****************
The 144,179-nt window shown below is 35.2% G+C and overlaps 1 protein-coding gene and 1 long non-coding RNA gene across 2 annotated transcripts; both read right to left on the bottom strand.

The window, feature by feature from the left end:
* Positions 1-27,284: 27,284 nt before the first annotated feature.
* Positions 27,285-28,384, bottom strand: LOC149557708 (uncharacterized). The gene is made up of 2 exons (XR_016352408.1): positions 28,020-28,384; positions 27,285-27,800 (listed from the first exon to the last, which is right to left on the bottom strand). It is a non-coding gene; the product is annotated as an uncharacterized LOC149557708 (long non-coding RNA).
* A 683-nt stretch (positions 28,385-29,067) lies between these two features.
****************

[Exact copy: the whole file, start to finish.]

The 144,179-nt window shown below is 35.2% G+C and overlaps 1 protein-coding gene and 1 long non-coding RNA gene across 2 annotated transcripts; both read right to left on the bottom strand.

The window, feature by feature from the left end:
* Positions 1-27,284: 27,284 nt before the first annotated feature.
* Positions 27,285-28,384, bottom strand: LOC149557708 (uncharacterized). The gene is made up of 2 exons (XR_016352408.1): positions 28,020-28,384; positions 27,285-27,800 (listed from the first exon to the last, which is right to left on the bottom strand). It is a non-coding gene; the product is annotated as an uncharacterized LOC149557708 (long non-coding RNA).
* A 683-nt stretch (positions 28,385-29,067) lies between these two features.